Faith often drives ordinary people to put their lives in danger, and take great risks. For example, stepping into an elevator could result in a sudden and terrifying death should something go wrong. But the risks are mitigated by faith, through which we calmly put our life on the line, step inside and confidently press the button for the desired floor.
This faith can be built on many different types of evidence, including:
- Observation of the safe passage of others
- Trust in the testimony of those we deem to be reliable sources
- Examination of the engineering drawings, to confirm the design is safe and adequate
- Confidence in the manufacturer as a known designer of other reliable systems
If one (or more) of these criteria is satisfied then our faith might be sufficiently developed to use the lift, despite the risks involved. There will always be a chance that our faith is misguided, and we might plummet to an untimely death, but very rarely do people take such risks without an evidence based faith.
Religious people are no different. To the ignorant eye the religious man appears a creature of habit, a mindless clone who has blindly followed those who have gone before, and steeped in tradition and fairy tales he allows himself to be swept and carried along in his delusion, incapable of breaking out of the superstitious outlook he has inherited.
But there are many people who have come to Christ with no background whatsoever in religion. They have not blindly followed, but have undergone a process of learning and questioning, which has developed within them what they consider an adequate grounds for faith.
Again their faith may be misguided, but it is built on evidence of some form or another, it is never completely blind.
Sometimes the foundation of a person’s faith is built on a very fragile base, such as the trust in acquaintances or friends or family, or an emotional personal experience, but in many cases it has been developed through the crucible of research and rigorous examination. Sometimes religious faith withstands incredible pressure and trial, triumphing in the face of persecution, famine, personal loss, even torture, pain and death.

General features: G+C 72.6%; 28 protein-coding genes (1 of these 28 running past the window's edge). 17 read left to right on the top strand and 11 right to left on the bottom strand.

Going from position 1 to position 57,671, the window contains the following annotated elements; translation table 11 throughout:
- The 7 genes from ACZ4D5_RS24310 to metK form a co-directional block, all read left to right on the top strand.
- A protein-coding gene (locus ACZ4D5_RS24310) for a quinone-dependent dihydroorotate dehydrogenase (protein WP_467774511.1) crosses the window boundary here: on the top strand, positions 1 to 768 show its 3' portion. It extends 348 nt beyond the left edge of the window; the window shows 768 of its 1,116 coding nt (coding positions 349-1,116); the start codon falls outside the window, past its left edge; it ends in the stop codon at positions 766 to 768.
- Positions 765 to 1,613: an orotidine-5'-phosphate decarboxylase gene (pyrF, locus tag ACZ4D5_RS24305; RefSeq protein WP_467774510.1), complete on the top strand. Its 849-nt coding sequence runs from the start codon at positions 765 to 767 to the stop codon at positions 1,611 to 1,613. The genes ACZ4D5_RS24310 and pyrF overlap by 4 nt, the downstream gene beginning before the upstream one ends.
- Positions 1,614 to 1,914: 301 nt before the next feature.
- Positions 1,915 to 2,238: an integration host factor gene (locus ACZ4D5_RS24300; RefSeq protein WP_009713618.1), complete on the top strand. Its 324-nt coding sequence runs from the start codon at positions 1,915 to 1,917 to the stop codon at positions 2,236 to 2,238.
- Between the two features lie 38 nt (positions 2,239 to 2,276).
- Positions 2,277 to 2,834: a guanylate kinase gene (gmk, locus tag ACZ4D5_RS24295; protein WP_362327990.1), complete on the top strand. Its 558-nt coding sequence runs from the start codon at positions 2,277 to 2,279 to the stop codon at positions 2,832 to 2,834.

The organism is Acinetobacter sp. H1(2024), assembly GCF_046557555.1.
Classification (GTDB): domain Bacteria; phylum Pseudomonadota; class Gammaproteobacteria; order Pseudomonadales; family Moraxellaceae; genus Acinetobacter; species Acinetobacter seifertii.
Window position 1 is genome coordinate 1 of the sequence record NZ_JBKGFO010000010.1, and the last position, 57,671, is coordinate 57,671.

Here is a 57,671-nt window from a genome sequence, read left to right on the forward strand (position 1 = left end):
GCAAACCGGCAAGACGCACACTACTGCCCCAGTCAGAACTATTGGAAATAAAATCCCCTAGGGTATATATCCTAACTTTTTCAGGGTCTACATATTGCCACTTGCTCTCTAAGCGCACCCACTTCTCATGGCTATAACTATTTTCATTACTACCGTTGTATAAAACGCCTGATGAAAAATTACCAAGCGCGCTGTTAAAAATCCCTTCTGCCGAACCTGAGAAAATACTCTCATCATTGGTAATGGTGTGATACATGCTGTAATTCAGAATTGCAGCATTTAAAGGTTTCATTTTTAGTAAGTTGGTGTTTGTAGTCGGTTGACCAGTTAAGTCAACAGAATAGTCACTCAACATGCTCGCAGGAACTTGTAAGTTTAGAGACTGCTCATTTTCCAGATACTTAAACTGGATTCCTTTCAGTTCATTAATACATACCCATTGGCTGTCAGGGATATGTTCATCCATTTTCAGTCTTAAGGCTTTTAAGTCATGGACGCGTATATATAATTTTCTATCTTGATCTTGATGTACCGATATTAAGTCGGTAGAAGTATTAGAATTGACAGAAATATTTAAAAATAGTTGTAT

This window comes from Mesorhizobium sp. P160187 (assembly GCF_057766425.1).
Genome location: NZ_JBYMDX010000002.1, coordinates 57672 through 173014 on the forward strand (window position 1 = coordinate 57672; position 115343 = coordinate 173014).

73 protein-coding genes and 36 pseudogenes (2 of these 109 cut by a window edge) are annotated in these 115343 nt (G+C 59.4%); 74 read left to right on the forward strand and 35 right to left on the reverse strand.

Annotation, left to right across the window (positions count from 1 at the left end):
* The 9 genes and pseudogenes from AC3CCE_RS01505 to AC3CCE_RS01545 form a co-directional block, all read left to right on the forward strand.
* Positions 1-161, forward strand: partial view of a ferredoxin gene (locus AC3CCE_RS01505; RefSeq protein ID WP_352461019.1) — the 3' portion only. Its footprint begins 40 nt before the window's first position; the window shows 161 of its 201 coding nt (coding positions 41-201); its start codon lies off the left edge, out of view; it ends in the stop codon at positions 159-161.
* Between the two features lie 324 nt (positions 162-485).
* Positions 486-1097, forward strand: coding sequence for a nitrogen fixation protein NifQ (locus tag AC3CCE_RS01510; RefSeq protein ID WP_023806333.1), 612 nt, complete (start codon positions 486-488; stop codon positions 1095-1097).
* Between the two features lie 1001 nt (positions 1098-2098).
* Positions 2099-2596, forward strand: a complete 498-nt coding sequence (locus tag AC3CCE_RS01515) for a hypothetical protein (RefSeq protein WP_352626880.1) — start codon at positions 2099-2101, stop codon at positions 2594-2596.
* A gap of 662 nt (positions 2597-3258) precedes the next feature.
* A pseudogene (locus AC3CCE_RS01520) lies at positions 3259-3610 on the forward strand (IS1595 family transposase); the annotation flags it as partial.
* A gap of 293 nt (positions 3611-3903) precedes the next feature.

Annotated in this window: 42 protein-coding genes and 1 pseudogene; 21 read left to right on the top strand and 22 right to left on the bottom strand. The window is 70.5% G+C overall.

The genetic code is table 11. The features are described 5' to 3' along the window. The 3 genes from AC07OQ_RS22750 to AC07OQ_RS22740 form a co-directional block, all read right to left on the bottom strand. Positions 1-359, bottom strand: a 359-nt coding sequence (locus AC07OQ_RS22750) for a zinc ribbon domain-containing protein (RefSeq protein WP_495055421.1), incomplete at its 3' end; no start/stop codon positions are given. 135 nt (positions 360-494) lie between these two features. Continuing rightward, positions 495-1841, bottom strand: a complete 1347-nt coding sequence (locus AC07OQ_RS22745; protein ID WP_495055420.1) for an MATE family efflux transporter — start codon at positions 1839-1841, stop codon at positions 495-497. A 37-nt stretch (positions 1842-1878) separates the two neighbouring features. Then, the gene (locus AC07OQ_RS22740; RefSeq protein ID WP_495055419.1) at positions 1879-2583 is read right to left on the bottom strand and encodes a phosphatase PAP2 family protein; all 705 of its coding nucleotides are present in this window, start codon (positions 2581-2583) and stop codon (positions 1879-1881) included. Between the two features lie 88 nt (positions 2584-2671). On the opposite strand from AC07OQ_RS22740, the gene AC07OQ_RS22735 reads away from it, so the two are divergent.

Many highly intelligent and qualified people also profess to have faith, so it is unreasonable to infer that all religious people are simple or unenlightened.
But whether a person’s faith is based on a fragile foundation or something more substantial, this does not necessarily negate or affirm the object of that faith.
True faith should seek for proof, and rather like the scientific method in the realm of science, test and challenge the foundations of our faith. Those whose faith is founded on solid foundations will triumph in the end.
There can be no greater foundation for religious faith than the teachings of the Bible, which declares itself to be the actual words of the only God of heaven and earth. If any care to test its bold claims, God has provided more evidence than any reasonable person could require. As time goes by, and increasingly hostile criticism is directed at it, the Bible reputation remains intact for those who are willing to honestly test the evidence. Far from being debunked and dismissed, the Bible’s authenticity is still without serious challenge.